The cult hit, created by Mike Judge ('Office Space,' 'King of the Hill'), ran for 200 episodes from 1993–97, and produced a spin-off ('Daria') and a movie ('Beavis and Butthead Do America').
Rumors about the show's return began circulating after the characters made a cameo in 'Jackass 3D.' MTV hasn't set a premiere date yet, though it did say it would happen this summer. The network also announced that the new show 'Teen Wolf' would debut on June 5.
When the series returns, the two metal-loving slackers will still issue snarky commentary, but instead of watching terrible grunge music videos, Beavis and Butt-head will take on more contemporary acts.
The show premiered with an hour-long special event back in November (which we reviewed here) and garnered critical acclaim and super-sized ratings for Cartoon Network, scoring 2.5 million viewers and outperforming the rest of the network's programming.
Those first two episodes were repeated over the last two weeks, but tonight's episode, 'Welcome to Happy Harbor' is the first all-new episode we've seen since that November debut. Join us after the jump for our thoughts.
Light spoilers ahead.
With the release of the 'Yogi Bear' movie on Dec.17, a new generation of viewers were introduced to the character, now animated in glorious CGI. For those not familiar with Yogi, Jellystone Park or Ranger Smith, here is a primer for you.
First of all, Fox has found the most success in the animation department and if they gave one more show to Seth MacFarlane, they'd have to just give him control of the entire network. It's cheaper that way.
Most importantly, 'Napoleon Dynamite' is a comedy that screams to be animated. The larger-than-life characters of the original 2004 comedy seemed like a cartoon to begin with, so it's a natural transition for the uncomfortable, quirky comedy about the most awkward high school teenager since my pimply-faced days as a high school dork. (Seriously, I had a face that could have caused the government to legally prohibit me from swimming in the Gulf for fear of a widespread oil spill.)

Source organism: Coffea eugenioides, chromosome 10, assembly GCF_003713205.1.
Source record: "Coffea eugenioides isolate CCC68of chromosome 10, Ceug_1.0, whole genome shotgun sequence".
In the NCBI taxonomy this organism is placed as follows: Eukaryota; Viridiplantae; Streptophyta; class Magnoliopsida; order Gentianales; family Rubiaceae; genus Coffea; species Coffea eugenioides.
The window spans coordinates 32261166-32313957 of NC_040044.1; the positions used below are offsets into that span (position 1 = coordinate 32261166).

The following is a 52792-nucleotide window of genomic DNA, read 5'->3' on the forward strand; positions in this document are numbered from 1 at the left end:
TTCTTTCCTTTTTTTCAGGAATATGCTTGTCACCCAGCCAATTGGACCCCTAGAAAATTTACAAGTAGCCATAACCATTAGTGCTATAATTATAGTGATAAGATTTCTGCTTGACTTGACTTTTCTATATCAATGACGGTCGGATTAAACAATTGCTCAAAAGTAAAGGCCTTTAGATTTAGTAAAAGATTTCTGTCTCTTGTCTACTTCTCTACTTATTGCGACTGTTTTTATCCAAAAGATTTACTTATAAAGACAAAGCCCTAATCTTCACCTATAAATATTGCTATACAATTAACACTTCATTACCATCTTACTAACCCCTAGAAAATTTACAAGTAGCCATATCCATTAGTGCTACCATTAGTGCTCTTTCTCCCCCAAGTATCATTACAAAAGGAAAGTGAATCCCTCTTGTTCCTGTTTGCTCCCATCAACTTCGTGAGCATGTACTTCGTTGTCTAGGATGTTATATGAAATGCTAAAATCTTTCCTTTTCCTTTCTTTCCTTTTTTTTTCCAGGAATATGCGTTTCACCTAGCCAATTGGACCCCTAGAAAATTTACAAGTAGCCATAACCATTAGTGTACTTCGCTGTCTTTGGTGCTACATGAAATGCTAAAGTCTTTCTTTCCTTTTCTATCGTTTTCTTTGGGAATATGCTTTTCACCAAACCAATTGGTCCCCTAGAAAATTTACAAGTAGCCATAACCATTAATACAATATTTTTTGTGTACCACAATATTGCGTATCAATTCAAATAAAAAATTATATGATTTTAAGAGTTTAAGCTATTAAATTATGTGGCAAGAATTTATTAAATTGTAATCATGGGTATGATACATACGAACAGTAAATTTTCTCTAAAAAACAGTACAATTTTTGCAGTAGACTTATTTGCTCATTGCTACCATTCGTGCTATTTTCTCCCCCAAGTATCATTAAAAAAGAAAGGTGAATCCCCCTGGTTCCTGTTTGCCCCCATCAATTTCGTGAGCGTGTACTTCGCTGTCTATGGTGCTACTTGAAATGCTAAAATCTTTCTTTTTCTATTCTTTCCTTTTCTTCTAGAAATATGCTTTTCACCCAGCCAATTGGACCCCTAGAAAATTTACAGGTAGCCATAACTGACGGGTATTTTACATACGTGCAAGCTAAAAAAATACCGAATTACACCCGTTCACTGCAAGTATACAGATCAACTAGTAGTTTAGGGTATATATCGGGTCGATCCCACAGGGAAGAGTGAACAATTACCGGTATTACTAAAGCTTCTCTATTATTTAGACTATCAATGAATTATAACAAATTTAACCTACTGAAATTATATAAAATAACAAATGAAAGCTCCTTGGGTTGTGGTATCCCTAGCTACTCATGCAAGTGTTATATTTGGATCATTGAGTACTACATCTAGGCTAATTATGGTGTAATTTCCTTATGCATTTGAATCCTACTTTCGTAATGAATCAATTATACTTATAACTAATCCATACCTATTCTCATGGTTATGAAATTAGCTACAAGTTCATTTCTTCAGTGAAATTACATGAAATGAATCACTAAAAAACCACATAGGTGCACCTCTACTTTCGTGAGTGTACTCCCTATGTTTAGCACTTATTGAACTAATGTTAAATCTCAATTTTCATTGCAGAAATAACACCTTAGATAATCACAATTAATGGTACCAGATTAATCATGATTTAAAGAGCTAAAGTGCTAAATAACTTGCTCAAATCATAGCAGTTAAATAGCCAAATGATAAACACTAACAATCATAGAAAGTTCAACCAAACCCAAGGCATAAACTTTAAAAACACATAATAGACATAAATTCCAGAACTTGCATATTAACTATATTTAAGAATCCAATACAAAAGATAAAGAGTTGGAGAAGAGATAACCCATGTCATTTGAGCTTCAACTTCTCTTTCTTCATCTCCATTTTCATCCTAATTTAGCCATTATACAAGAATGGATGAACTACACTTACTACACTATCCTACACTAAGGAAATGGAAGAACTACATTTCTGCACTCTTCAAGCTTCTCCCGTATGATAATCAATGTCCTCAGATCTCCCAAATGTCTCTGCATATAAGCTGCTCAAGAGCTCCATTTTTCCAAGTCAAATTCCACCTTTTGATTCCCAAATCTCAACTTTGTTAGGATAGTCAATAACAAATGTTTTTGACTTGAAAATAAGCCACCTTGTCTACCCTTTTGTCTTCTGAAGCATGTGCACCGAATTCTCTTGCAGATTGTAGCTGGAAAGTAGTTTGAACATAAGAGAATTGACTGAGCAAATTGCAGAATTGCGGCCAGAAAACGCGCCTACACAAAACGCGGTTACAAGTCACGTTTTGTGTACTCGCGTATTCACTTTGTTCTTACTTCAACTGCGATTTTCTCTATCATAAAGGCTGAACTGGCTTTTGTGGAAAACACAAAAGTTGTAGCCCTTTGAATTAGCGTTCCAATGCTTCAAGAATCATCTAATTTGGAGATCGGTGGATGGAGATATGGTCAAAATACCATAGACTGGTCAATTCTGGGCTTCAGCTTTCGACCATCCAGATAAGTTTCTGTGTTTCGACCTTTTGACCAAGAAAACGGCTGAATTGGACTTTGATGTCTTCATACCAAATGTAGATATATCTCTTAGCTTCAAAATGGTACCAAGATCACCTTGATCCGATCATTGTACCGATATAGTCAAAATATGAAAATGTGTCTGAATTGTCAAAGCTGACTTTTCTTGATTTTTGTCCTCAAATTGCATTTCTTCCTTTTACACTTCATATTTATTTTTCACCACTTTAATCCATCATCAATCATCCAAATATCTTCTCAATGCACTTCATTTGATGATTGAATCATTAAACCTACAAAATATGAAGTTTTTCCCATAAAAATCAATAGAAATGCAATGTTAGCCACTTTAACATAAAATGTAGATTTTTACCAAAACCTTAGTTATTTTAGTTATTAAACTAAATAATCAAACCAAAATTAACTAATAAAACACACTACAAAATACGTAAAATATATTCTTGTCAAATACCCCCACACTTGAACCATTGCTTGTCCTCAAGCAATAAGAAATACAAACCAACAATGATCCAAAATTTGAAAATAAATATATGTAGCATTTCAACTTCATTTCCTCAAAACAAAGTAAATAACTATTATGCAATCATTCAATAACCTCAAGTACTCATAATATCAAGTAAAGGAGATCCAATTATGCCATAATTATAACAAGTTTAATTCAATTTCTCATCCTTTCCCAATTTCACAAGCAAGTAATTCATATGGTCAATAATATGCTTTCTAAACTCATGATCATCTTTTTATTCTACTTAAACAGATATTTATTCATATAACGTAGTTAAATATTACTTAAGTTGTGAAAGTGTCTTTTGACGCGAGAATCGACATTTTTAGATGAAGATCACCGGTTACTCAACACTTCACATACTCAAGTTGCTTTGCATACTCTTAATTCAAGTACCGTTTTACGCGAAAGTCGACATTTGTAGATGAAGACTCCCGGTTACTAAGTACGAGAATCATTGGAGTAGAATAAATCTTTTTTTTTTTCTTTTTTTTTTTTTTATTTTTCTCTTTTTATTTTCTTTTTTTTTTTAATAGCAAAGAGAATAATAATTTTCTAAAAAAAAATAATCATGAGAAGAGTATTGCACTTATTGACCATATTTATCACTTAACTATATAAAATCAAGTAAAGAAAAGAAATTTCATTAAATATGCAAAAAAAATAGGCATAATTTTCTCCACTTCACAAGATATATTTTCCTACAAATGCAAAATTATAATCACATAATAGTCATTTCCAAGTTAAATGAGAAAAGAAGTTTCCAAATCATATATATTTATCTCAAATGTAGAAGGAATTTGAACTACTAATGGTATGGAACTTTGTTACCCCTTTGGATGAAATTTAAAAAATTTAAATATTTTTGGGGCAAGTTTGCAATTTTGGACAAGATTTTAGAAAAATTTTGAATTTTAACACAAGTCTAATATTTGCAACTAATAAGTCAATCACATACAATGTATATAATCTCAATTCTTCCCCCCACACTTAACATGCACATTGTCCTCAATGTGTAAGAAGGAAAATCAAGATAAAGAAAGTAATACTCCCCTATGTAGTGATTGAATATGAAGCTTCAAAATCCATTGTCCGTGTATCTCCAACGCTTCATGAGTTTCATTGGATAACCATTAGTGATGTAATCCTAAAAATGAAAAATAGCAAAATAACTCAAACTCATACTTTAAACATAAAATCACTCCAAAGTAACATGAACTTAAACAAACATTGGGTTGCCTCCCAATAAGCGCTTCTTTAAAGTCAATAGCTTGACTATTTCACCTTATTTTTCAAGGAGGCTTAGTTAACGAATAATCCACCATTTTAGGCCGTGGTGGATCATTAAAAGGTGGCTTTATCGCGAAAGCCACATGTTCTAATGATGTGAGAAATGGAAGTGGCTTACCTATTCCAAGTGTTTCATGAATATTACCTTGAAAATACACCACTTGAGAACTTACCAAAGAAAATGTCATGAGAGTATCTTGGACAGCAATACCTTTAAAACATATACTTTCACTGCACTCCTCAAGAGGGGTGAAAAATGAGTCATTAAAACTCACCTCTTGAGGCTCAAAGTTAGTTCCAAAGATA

But it's not the only comedy that would work in animation. Here are five other classic comedies that would look good after an ink-and-paint makeover.
The nice thing about the annual Halloween special of 'The Simpsons' is that the creators are free to tell stories without worrying about such handicaps as continuity (not that it's ever got in the way of a good story). They can kill anybody in any of the Halloween stories. Since it doesn't "count" as a true 'Simpsons' story, it doesn't matter. The imagination runs free.
The Halloween episodes have always been an annual highlight of the show. This year's version, while not perfect, was the best in a while. Even after 21 years, when the concept has long been rendered cliché and predictable, the writers pull out a surprise or two.
As a New Jersey native, I should have been really offended by tonight's episode of 'South Park.' Sadly, I was laughing too hard to notice. When the creators get an episode right, there is nothing else on television quite like it; it's very in-your-face satire.
Obviously, this episode was lampooning Jersey-based reality shows, such as 'The Real Housewives of New Jersey' and 'Jersey Shore,' which seem to paint everybody from the state in a bad light. (Of course, most of the 'Jersey Shore' cast are from Staten Island but that's irrelevant to the title of that show.)
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['American Dad' - 'Son of Stan, Part 2' Season 6, Episode 2 Recap]
Marriage and parenting are two of the most challenging and yet rewarding things we undertake in our lives, and yet we tackle both of them with zeal and enthusiasm.
This week, Seth MacFarlane used his three Fox animated comedies to explore these themes in greater depth so we can learn how to be better husbands, wives, mothers and fathers in our own lives.
For those who didn't hear, The Venture Bros. started either its fifth season or the second half of its fourth season on Sept. 12. Considering that the show hasn't been broadcast since December 2009, this is a significant thing.
In the event you've only just discovered the program, here's a quick run-down of some of the background and characters in this fun and sophisticated universe created by Jackson Publick.